When we picked up our three play-for-just-the-cart-fee coupons at the Syracuse Golf Show back in March, KP, Tater and I decided to save Seven Oaks for last.
We all held the 18 designed by prominent architect Robert Trent Jones in high esteem. Tater had followed many rounds of The Post-Standard Amateur there when he covered golf as his beat for the big daily. KP and I had played there together back when I had been a member in …
… the 1990s, I told the guy behind the desk as I handed over my coupon and $25 as I signed in Thursday morning an hour in advance of our 10:30 a.m. tee time.
Fifteen years back, in my past life, when I lived just down the road in Morrisville, I had a family membership with my daughter Elisabeth’s mother Diane for the better part of that decade.
I hadn’t played here since the divorce, since I’d moved back to Syracuse. Oh, how I’ve built the beauty of his place as time has marched on.
As I putted on the two practice greens awaiting the arrival of KP and Tater, then pulled out my iPhone 6 for some scenic shots, I decided I had not overplayed the aesthetics of this piece of our Earth.
I was stretching and swinging my driver with the head cover still on for extra weight when KP arrived with Tater just behind him. They were happy to see me already there, reversing our 2015 pattern of me-last. I explained how I’d breakfasted with my terrific daughter Elisabeth in town beforehand.
I told them of how I’d told the counter guy about my previous relationship with the course, and Tater wanted to know more about how often I had taken advantage of that opportunity.
I talked of my affiliation with a group called The Clowns, and how we had a standing 8 a.m. Saturday and Sunday tee time for two, three, a quartet of foursomes. We’d see who showed up, split into A-B-C-D flights, and have captains draft squads. I was a D-lister. These guys were good. But in a best-ball format and all birdies paying bonus, my up-and-down play usually made me a coveted last-flighter.
Yeah, good times were had my me.
The crack of the tee shots from the group at the first tee across the road shoot me back to the present, and we scooted our carts over for our turn, right on time.
The golf course itself lived up to those expectation, too. If anything, the grounds were in better shape than those days. KP, Tater and I appreciated the lushness and the plushness, from the tee boxes to the fairways to the greens.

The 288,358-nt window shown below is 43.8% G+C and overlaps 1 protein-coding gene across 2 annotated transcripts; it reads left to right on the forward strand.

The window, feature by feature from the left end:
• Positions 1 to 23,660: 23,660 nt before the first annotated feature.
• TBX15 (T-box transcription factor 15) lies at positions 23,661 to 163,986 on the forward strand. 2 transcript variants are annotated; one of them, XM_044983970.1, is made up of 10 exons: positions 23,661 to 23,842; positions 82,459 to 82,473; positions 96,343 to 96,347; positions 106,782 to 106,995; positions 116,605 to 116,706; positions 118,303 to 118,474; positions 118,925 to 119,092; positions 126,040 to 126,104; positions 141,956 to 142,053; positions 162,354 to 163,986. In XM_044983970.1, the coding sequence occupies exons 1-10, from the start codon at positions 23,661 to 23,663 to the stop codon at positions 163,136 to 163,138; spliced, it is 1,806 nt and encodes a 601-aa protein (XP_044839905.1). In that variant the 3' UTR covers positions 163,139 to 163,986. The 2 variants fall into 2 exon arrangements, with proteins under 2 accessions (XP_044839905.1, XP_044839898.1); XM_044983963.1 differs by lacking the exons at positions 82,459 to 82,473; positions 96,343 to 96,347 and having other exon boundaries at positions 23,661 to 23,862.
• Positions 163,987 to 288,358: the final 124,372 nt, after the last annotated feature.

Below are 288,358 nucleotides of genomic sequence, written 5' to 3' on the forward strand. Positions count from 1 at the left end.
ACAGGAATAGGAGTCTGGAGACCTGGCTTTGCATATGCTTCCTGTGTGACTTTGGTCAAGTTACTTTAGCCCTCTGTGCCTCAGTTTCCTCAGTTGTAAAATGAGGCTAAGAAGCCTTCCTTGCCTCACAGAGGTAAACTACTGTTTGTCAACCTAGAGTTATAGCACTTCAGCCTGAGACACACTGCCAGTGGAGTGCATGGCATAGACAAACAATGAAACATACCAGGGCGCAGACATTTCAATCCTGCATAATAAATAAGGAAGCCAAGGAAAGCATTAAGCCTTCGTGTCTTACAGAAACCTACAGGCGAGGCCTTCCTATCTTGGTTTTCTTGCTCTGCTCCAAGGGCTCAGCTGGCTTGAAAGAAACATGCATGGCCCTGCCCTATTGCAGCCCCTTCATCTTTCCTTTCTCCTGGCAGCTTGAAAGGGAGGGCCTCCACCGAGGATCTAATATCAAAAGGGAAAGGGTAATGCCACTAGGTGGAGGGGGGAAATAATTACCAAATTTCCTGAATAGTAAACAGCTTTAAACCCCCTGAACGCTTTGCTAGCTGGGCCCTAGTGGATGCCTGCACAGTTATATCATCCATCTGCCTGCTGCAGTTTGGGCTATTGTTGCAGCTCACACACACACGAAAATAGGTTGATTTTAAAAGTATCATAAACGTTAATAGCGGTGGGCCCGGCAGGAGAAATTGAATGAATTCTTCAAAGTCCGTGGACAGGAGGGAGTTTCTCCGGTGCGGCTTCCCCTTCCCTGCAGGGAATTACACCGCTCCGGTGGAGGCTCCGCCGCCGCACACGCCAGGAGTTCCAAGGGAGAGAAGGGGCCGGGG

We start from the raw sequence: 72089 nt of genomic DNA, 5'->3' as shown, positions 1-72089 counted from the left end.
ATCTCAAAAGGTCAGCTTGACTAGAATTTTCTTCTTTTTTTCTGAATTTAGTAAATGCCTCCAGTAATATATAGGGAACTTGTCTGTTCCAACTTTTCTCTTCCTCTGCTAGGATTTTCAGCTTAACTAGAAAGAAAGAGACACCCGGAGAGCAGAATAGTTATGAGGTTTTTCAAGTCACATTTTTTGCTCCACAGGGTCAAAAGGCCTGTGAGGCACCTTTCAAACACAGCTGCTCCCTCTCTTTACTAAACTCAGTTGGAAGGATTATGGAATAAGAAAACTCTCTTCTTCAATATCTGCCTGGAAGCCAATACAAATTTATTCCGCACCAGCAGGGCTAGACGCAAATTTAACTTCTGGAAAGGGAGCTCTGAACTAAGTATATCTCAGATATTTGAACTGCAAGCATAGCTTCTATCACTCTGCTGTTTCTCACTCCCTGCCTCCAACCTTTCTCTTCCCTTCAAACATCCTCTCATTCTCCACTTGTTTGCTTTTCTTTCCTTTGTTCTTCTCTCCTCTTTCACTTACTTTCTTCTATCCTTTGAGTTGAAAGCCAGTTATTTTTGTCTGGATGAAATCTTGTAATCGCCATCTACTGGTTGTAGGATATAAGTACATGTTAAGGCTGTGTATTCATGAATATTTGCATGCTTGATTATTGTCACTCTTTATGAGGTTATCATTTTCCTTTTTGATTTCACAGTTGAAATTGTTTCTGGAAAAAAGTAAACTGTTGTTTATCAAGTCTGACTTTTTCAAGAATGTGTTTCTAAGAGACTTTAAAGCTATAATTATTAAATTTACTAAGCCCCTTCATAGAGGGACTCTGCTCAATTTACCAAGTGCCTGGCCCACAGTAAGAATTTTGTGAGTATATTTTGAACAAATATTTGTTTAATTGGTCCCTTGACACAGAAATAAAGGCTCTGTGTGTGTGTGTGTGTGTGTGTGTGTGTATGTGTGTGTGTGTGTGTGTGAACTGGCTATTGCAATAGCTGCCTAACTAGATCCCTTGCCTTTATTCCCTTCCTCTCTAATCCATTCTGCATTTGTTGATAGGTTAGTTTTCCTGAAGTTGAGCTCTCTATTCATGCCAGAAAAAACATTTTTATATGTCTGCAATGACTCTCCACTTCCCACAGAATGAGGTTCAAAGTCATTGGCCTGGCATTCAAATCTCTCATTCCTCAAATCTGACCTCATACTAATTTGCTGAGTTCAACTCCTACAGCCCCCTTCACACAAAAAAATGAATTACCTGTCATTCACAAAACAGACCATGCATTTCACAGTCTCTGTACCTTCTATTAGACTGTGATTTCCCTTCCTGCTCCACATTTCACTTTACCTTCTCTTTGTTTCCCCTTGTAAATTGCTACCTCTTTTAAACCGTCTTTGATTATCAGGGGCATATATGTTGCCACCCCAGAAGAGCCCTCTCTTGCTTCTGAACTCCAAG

No wonder this Colgate University-owned course can now cost you a hundred bucks a pop — if you’ve booked a room at the Colgate Inn, or know a member who will invite you to join him or her.
The rough was thick and gnarly, but not too high. The creek wandered through the middle and alongside a half-dozen fairways. Some trees had been cleared from several locations. Still, this is the toughest course in Central New York we will play, I have no doubt.
The large greens ran true, the putts moving lightning fast but holding their line. My gripe was that the practice greens were quite dissimilar in condition to the real greens on the course. The slower pace out there made my time practicing of less value, I volunteered early on during the round, and Tater agreed.
A general feeling filled me about every hole.
Of course I rolled my second shot into the creek on No. 1. But I dropped out and nailed my recovery to the middle of the green to at least give myself a chance for a bogey.
Sometimes a specific memory jolted me.
The time my friend Richard Brown prematurely shouted “It’s in the jar!” as he watched the second green from the adjacent third tee and then excitedly told me how my 7-iron shot had just missed the hole after its first bounce and then again after it took hold and spun back. Then, from a twisty foot-and-a-half out, how I had babied the tap-in and saw it curl out of the cup. Only a par. Sigh.
Click on a photo for a description. Click on the bottom right photo for an enlarged slide show.
Of course, it’s never all about me.
We talked about Letterman’s final week, and all agreed on the special place of that final show. However, neither KP nor Tater sould second my feeling that Jerry Seinfeld had overstepped his boundardy by improvising a second sentence to his nunber in the very last Top 10.
I volunteered how my dear wife Karen and I were winding down our binge-watch on Madmen because I knew they both were fans and had watched the finale. I told how I’d escaped any news of that last show so far, even avoiding Austin’s take on it on his Modern Philosphers blog by skipping right to the comment section and singing Mary Had a Little Lamb and plugging my ears. KP said he’d done some brush-upping of his own before that last show, and had delighted in refreshing his memory with moments of seasons past. Tater laughed and agreed and I even pitched in because Karen and I are up to season six.
Madmen binging might be a post of its own when Karen and I are done. And it sure fits in with this return to Seven Oaks.
When it was all over, I had my one required par for the occasion. I’d rolled in a longish putt from off the green on the ninth hole that had left me very pleased. The skins divvy was pretty even. Eight for KP, six for Tater, four for me. KP was the medalist, breaking 100. Nicely done, sir.
We were quite pleased that we’d gotten every cent’s worth out of our premium ticket for that golf show, three-for-three on the coupon courses. We talked about where we’d like to play for our next outing. We’ll see. So much good still awaits. It’s only May.
Do you tend to recall things as better and better or worse and worse as you look back? What’s the last thing you’ve built up in your mind that has met expectations? What’s your go-to beautiful spot?